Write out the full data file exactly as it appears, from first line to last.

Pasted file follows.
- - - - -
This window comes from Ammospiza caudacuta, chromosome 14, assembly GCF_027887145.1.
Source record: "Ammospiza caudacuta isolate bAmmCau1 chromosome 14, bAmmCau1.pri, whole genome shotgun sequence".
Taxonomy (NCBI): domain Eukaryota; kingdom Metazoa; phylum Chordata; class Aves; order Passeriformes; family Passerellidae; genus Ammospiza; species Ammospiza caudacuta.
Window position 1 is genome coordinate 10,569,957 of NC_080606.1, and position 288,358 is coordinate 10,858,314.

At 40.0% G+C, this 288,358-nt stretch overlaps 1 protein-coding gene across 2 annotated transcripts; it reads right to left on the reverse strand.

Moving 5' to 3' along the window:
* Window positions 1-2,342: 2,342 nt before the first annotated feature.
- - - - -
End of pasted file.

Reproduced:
This window comes from Ammospiza caudacuta, chromosome 14, assembly GCF_027887145.1.
Source record: "Ammospiza caudacuta isolate bAmmCau1 chromosome 14, bAmmCau1.pri, whole genome shotgun sequence".
Taxonomy (NCBI): domain Eukaryota; kingdom Metazoa; phylum Chordata; class Aves; order Passeriformes; family Passerellidae; genus Ammospiza; species Ammospiza caudacuta.
Window position 1 is genome coordinate 10,569,957 of NC_080606.1, and position 288,358 is coordinate 10,858,314.

At 40.0% G+C, this 288,358-nt stretch overlaps 1 protein-coding gene across 2 annotated transcripts; it reads right to left on the reverse strand.

Moving 5' to 3' along the window:
* Window positions 1-2,342: 2,342 nt before the first annotated feature.